House Passes Bill To Prevent Speculative Trading Among Banks

On Friday, the U.S. House of Representatives approved a bill known as the “Vocker Rule,” which gives the U.S. Federal Reserve the sole power to prevent banks from engaging in speculative trading.

Named after the former Federal Reserve chairman who served during the Carter and Reagan administrations, the bill won approval with a vote of 300-104. If enacted, the law would make the current rule easier to manage. As the bill received broad support from both parties, some believe that the House will eventually include the measure in a larger banking bill that the Senate has already approved.

The Volcker Rule was originally put into force a number years after the Dodd-Frank financial reform law was enacted, which addressed issues relating to last decade’s financial crisis. The rule prevents American banks from engaging in speculative transactions on their own account. It also prevents them from hedge fund investing.

Some executives in the banking industry maintain that the rule is not only too difficult to follow but that it is also very confusing, and that it further limits market liquidity.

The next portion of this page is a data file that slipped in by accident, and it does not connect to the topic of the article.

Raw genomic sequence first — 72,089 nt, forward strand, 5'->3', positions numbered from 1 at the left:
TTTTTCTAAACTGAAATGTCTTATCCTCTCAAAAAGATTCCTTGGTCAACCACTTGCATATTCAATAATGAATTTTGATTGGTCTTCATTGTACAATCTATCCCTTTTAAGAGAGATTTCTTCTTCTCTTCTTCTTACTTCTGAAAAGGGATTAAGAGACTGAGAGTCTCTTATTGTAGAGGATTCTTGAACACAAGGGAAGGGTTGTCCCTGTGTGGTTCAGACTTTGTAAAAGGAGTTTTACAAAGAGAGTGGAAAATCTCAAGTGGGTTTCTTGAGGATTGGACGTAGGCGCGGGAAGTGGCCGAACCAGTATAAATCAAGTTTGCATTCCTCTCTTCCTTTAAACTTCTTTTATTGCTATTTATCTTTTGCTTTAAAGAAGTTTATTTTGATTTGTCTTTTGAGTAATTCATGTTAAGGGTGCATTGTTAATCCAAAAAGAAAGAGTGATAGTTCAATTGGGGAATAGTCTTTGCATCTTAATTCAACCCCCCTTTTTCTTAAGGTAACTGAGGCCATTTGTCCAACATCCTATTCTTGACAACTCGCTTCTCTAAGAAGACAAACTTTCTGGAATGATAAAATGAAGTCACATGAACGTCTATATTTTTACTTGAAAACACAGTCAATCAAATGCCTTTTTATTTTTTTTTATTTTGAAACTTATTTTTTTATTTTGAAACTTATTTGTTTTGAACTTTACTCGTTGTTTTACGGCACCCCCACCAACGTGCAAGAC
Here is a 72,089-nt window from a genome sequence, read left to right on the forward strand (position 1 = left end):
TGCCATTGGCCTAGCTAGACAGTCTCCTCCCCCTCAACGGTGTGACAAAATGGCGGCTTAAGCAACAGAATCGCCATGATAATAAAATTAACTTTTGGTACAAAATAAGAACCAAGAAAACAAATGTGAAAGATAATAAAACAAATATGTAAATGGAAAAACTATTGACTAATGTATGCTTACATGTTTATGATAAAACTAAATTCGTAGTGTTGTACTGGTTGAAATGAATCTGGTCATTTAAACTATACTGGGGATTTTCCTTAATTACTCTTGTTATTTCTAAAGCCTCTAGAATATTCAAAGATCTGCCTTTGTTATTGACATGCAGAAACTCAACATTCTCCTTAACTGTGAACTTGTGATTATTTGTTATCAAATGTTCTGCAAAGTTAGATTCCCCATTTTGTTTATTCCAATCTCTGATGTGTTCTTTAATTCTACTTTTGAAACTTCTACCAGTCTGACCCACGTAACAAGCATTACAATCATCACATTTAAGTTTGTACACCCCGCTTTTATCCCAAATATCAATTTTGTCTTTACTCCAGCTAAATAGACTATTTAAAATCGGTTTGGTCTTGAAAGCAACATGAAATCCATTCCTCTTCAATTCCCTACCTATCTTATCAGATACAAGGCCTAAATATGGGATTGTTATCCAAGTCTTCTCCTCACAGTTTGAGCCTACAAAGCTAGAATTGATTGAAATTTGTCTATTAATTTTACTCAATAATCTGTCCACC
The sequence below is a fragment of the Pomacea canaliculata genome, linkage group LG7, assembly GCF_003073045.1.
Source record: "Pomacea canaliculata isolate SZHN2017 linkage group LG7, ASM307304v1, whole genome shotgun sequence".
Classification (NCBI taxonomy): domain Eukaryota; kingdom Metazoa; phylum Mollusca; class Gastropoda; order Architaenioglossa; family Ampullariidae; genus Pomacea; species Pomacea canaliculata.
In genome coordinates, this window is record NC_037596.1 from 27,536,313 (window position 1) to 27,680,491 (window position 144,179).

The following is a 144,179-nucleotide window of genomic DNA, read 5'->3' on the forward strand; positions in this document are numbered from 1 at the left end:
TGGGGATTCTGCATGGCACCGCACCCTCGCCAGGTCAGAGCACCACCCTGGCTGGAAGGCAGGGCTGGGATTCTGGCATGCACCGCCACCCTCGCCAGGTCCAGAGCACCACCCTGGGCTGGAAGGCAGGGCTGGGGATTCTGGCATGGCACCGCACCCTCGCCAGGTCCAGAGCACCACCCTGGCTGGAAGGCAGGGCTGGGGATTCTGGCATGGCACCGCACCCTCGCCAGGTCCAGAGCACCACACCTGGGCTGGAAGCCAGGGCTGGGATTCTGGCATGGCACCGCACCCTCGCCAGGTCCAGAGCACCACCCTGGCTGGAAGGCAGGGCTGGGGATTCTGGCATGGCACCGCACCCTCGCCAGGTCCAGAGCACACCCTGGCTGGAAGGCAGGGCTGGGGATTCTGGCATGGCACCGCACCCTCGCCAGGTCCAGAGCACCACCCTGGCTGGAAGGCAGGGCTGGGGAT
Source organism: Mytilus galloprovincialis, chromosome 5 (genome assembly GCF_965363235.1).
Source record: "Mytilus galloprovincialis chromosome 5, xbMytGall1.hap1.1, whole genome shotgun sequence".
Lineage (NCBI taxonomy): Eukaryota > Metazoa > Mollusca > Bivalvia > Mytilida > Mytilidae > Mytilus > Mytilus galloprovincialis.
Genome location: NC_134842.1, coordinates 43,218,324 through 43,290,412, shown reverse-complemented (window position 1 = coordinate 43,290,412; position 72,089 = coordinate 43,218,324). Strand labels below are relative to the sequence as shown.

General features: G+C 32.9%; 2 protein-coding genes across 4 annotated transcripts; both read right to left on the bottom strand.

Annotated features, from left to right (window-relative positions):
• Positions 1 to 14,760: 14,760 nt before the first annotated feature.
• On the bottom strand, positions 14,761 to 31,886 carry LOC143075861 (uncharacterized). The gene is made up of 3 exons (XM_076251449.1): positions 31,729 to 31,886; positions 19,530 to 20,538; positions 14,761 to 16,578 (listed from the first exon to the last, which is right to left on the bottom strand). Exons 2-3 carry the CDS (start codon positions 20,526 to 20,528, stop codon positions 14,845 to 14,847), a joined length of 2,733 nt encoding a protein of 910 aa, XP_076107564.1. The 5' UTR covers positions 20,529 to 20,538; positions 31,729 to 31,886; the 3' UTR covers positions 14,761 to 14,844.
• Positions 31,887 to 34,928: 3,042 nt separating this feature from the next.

The new law would give the Federal Reserve full authority to change the rule. Currently, five separate regulatory authorities must agree to a rule change. The other authorities include the Office of the Comptroller of the Currency, Commodity Futures Trading Commission, Securities and Exchange Commission and Federal Deposit Insurance Corp. A number of banks say that this requirement is largely unmanageable.

Jeb Hensarling, who runs the House committee that wrote the bill, said that the law will help make the rule more clearer. He says that — independent of how someone may feel about a particular regulation or rule — everyone can agree that they should be clearly understood and that they should be interpreted in only one way, and that they should be enforced by one single authority.

The bill still needs to be approved by the Senate and then it further needs the signature of President Trump.

Many big banks are in favor of the bill, and they hope that it may be included in the banking bill that the Senate recently passed, which eases various banking regulations. This bill is still pending in the House, but Hensarling indicated that the Senate version of the bill still needs changes.

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